Is Platooning Still in Play?
When autonomous trucks burst on the scene in 2015, truck platooning was pretty much part-and-parcel of the presumed technological landscape at the time. Truck platooning is the practice of electronically “tethering” following driverless trucks to a lead truck. The following trucks basically mimic the speed and maneuvers of the lead truck via some form of cellular or wireless communication system integrated with an autonomous vehicle control system.
The basic principle behind platooning was that one driver (in the lead truck) could effectively move two to 10 tractor-trailers down the highway in a truck platoon. This would exponentially boost the driver’s efficiency in moving freight. Moreover, the advanced autonomous control system — which can react much faster than a human driver — would allow the following trucks to follow the leader at a much closer interval for enhanced aerodynamics and fuel efficiency. Essentially doing what NASCAR fans know as “drafting.”
But despite some impressive early demonstrations, platooning as a component of autonomous trucking technology kind of fell by the wayside over the past three or four years. There’s not one overriding reason for this fall-off. Primarily, I think, autonomous technology developers collectively realized that they faced a massive challenge in perfecting the systems needed for a single driverless truck to perform on the road. Getting that right was — and is — obviously where they need to put their initial research and development efforts. Once that goal has been satisfactorily achieved, platooning as an additional component of autonomous truck operations will most likely follow along in due course.
And I’m not alone in that assessment. Another application where truck platooning makes a lot of sense is in the military. And a company called Kratos Defense has been building autonomous trucks for the United States military for several years now. In addition, the company has been working on a civilian version of its platooning technology for commercial vehicles since 2014.
The first Kratos commercial trucks were targeting vocational applications with the company’s Autonomous Truck Mounted Attenuator (ATMA). ATMA, developed in collaboration with multiple state DOTs and highway patrol agencies, is a retrofit, automated maintenance truck operating in a platoon with the driverless technology, the company says.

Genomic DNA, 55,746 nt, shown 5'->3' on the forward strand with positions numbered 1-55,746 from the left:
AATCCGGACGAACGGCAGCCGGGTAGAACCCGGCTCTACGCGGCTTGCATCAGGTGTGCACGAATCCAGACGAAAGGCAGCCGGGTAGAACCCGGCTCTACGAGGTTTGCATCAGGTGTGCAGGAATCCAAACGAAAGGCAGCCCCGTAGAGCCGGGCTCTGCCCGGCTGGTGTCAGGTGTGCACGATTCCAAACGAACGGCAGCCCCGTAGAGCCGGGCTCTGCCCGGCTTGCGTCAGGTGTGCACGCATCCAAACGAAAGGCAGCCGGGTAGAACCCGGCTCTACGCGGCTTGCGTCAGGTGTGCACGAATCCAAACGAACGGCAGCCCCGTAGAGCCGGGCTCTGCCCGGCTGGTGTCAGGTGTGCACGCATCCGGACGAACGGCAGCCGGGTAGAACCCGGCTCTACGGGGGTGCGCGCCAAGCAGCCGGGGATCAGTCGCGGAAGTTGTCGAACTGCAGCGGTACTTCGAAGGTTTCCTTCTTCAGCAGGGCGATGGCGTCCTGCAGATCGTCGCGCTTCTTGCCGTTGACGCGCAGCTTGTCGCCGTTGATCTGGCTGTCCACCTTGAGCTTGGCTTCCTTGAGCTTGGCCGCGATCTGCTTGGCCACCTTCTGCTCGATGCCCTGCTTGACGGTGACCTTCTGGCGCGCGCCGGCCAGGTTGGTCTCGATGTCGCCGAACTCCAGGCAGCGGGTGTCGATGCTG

The ATMA is deployed as a shadow vehicle replacing conventional human-operated Truck Mounted Attenuator (TMA) vehicles used to protect workers and equipment ahead in mobile highway maintenance operations. Thousands of TMA trucks are deployed across the globe every day, and the drivers of these vehicles risk their lives daily as human-driven crash barriers protecting maintenance crews from an errant vehicle entering the work zone.
And now the company is working on its Leader Follower Platoon concept for freight-hauling applications. A Kratos truck platoon recently made test runs across Florida, traveling several test route locations across US-90 and Interstate-10 coordinated with the Florida Department of Transportation and Florida Highway Patrol. And now these trucks are being tested in North Dakota and Minnesota to see how they perform in short-haul applications.
According to Kratos, the first set of Leader Follower Platooning trucks were deployed in Wahpeton, North Dakota with Minn-Dak Farmers Cooperative (MDFC), one of America’s largest sugar beet shareholder/grower cooperatives. The trucks deployed from the MDFC facility with empty caged-flatbed trailers to a piling location approximately 30 miles away where harvested sugar beets were stored. Once at the location, leader and follower trucks were both loaded to approximately 99,000-lbs. and navigated back to the MDFC facility where they were unloaded. Multiple runs were performed in varying extreme winter conditions traveling in hands-free driverless follower mode through the entire North Dakota route.
A second set of Leader Follower Platooning trucks have been deployed for preliminary evaluation in Northern Minnesota. The trucks are connected to tanker trailers and are the first self-driving trucks to haul non-HAZMAT biodiesel in routes between plants performing various phases of the refining process.
Kratos plans to deploy a third set of trucks in the Ohio-Indiana region with a third-party logistics (3PL) organization to support various revenue-generating routes to be announced in a follow-up release.
These developments make a lot of sense, in my view. I believe that once autonomous trucks are finally able to operate at Level 5 without human drivers, platooning trucks will make a lot of sense from a fleet efficiency perspective. Kratos is a reminder that work on many aspects of autonomous truck operations are ongoing all over the globe and will transform trucking forever when they eventually come to market.